Eugenics in terms of selective breeding is discredited in politics, but widely practiced in animal husbandry. Setting aside silly notions like race, different people like different animals are differently able and intelligent, and we know that these qualities are heritable to a degree. If the less able and intelligent are breeding early and often, and the moreso later and less, over time it will tend to result in a population that is weakened. 

It's a challenging idea, one that I advance for discussion with caution given the evils plainly associated with human eugenics. Regular readers of the Hall are a good group, though, and can be trusted to handle such ideas with due care. 

A Fearsome Prediction for Taiwan

Japan in 1941 wasn't always bent on war with the United States; but it was bent, from the late 19th century, on becoming a high tech economy. Following the Meiji Restoration the Japanese culture began inviting Westerners to come consult on everything from banking and policing to ship design -- they beat Russia in the Russo-Japanese War -- and redesigned its whole society accordingly. Then they began imperialistic expansion, which pressed further and further into territories the United States felt weren't acceptable. When we cut off their access to modern steel, it threatened Japan's whole model. War was the result of these sanctions as much as anything else.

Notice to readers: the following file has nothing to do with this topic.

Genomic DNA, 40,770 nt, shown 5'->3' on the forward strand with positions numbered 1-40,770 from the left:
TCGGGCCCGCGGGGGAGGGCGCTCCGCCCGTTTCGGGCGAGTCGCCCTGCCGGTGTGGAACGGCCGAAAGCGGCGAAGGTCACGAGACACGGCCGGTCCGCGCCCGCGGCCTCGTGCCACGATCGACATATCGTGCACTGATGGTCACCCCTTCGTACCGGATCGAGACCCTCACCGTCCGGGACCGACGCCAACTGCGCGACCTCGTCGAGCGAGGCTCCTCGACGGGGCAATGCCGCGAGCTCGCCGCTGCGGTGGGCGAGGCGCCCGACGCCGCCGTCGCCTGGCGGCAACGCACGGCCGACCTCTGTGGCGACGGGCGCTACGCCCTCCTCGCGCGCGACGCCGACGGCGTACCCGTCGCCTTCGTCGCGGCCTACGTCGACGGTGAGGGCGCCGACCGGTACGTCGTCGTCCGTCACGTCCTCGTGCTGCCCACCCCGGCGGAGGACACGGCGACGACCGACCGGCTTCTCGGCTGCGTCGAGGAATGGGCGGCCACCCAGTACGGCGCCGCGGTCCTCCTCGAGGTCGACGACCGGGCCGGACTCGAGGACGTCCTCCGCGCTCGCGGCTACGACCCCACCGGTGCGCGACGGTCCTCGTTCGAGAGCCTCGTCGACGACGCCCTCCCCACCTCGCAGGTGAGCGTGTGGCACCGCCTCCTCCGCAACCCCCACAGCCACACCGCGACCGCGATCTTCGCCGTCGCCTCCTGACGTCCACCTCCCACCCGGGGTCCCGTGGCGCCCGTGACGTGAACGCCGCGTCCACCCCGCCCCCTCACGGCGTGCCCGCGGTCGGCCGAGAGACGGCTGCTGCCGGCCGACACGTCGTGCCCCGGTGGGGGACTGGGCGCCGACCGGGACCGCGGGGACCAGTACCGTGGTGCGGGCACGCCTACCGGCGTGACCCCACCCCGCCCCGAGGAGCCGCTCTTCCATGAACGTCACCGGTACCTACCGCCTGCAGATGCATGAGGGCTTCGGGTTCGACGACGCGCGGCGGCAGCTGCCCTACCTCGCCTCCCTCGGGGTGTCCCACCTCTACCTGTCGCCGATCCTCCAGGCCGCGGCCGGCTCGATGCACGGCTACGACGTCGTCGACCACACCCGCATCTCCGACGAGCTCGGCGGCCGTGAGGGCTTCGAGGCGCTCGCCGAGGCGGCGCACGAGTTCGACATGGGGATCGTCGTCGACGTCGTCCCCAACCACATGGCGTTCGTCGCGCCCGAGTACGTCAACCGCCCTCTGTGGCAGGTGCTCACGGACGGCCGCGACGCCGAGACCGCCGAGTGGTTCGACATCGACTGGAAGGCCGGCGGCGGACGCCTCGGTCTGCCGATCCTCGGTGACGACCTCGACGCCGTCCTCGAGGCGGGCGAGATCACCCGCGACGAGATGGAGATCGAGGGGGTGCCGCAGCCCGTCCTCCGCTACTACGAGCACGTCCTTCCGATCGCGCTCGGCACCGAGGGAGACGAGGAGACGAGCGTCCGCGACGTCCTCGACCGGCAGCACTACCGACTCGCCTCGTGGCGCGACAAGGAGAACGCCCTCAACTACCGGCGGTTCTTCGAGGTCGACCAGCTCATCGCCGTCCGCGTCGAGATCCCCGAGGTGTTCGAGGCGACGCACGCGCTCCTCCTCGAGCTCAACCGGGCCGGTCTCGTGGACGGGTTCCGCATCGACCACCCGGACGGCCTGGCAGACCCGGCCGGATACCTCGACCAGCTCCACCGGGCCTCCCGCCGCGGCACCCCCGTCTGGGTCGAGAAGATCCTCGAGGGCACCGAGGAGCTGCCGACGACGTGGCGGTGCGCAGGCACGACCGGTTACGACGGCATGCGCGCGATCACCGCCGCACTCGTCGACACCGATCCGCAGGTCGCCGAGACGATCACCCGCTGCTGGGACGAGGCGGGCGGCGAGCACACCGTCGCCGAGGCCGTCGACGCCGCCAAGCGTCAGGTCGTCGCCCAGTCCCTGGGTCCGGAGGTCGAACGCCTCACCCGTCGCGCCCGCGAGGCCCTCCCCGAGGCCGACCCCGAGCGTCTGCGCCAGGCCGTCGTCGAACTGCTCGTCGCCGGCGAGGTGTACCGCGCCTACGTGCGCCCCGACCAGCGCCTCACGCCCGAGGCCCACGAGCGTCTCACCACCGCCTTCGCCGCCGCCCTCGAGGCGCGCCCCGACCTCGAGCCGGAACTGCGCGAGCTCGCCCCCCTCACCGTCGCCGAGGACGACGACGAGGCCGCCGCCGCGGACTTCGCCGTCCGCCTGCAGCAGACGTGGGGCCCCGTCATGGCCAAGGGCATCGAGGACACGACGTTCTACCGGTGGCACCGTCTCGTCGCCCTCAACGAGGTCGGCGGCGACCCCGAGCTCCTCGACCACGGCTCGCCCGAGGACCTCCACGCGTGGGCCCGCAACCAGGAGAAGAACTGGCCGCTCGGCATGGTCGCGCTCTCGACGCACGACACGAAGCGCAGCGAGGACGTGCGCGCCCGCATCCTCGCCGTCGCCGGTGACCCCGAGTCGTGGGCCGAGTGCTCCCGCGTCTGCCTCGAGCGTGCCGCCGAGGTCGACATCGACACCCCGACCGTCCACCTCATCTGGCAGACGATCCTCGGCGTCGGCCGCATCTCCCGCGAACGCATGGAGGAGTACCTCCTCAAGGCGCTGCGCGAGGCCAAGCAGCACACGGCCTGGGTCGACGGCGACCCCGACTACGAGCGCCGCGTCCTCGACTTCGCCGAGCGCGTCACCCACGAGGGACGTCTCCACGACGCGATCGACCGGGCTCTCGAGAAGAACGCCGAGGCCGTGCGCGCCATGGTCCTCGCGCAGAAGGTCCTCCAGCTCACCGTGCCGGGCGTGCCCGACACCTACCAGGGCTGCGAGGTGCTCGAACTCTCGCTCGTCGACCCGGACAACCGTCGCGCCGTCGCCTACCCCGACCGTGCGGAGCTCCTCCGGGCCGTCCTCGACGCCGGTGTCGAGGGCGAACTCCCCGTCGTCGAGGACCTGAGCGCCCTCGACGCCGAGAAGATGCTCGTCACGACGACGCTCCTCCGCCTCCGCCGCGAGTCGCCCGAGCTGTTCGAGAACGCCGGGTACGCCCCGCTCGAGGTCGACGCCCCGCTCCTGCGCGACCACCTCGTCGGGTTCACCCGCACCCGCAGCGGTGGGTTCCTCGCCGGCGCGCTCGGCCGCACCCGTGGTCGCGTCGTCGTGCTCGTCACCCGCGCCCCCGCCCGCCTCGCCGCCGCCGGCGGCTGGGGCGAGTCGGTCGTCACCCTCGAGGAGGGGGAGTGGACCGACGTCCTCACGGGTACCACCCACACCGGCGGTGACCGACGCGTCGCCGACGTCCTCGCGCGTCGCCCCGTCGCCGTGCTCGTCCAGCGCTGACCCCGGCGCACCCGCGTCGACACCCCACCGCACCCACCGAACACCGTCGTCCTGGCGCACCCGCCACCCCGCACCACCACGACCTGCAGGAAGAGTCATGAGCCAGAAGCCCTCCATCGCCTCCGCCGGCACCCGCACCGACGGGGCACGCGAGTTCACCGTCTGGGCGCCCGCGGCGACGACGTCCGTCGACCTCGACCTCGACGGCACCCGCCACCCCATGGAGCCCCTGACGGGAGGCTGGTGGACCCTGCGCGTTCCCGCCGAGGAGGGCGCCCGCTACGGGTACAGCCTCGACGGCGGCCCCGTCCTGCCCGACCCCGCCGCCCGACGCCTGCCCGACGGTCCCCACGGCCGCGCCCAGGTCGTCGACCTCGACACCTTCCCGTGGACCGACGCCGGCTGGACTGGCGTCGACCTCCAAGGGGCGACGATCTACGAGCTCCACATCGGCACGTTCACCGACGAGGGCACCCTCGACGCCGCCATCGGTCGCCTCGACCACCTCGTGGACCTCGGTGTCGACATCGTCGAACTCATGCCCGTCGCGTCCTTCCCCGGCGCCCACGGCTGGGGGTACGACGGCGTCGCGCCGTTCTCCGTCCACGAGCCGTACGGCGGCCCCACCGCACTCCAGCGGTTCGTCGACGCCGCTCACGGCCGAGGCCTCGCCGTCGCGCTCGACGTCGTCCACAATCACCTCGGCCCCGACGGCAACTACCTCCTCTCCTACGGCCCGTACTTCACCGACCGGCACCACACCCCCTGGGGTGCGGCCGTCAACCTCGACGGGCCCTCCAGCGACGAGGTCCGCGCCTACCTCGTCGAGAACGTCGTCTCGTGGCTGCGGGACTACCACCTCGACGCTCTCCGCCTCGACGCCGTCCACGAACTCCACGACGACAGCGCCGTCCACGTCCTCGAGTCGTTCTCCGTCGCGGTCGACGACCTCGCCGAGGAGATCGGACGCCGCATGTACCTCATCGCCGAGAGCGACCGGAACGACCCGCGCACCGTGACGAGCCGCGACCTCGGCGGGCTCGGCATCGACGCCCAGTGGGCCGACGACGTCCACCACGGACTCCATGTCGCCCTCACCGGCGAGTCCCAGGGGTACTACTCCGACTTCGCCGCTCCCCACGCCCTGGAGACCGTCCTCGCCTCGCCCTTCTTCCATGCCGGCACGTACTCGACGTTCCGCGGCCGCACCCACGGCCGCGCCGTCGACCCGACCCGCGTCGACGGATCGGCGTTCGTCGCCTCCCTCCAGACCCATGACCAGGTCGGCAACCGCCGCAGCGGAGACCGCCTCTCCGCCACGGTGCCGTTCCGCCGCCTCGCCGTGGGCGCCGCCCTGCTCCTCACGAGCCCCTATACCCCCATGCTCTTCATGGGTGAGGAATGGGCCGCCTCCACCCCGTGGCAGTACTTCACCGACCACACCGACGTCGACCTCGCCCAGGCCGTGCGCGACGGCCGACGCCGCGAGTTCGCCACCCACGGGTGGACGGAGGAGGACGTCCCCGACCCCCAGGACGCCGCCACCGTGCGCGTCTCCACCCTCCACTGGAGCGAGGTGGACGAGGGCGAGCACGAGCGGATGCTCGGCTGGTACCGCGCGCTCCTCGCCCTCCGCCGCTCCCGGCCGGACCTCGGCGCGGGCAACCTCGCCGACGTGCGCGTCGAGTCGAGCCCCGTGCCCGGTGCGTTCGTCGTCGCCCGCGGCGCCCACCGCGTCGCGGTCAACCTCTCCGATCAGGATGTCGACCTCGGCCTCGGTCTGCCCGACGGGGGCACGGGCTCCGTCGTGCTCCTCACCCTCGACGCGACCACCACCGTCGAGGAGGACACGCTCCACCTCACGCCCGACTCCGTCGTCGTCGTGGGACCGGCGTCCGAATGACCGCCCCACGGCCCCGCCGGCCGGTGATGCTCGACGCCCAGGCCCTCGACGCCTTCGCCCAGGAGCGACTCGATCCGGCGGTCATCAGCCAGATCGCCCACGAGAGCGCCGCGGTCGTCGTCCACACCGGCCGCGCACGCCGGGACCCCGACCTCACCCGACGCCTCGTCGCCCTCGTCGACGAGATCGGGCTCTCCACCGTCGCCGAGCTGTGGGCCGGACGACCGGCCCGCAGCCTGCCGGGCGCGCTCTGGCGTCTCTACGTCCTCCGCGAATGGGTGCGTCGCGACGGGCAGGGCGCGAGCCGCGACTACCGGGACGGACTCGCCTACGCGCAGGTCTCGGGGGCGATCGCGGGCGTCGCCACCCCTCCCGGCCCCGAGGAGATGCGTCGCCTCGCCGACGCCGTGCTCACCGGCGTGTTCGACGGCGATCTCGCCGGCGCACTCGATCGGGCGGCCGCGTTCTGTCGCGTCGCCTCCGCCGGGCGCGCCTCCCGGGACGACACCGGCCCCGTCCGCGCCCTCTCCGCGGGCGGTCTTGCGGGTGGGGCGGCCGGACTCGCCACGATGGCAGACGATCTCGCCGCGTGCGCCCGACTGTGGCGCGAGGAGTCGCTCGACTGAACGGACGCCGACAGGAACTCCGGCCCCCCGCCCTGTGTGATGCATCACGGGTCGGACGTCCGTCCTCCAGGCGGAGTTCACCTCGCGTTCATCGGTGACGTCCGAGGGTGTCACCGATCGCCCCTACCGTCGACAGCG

The Biden administration introduced crippling sanctions on Chinese semiconductor production this year, which go so far as to threaten to strip the citizenship of Americans who work for Chinese industry. (It is not at all clear that move is constitutional, but what else is new.) There has been some speculation that China might follow the midcentury Japanese road to war, likewise to recapture its capacity to drive forwards to economic power.

Now a former American ambassador states that, should China attempt to capture Taiwan, the United States would not allow Taiwan's semiconductor production facilities to be taken intact. 
Speaking at the Richard Nixon Foundation’s Grand Strategy Summit on 10 November, former US National Security Advisor Ambassador Robert O’Brien appeared to lend credence to reports the US will disable Taiwan’s semi-conductor chip manufacturing capabilities if China attempts to reunify the island with the mainland.

“If China takes Taiwan and takes those factories intact – which I don’t think we would ever allow – they have a monopoly over chips the way OPEC has a monopoly, or even more than the way OPEC has a monopoly over oil,” said O’Brien.

The US Army War College Press published a paper in November 2021 recommending that the US make credible threats to destroy Taiwan Semiconductor Manufacturing Company (TSMC) facilities, eliminating the most important supplier of micro-processing chips to China and the World.

The paper by Jared McKinley and Peter Harris, Broken Nest: Deterring China from Invading Taiwan, became the most highly downloaded paper from the US Army War College of 2021, and suggested that the US lay plans in Taiwan for a targeted scorched-earth strategy that would render the island “not just unattractive if ever seized by force, but positively costly to maintain.”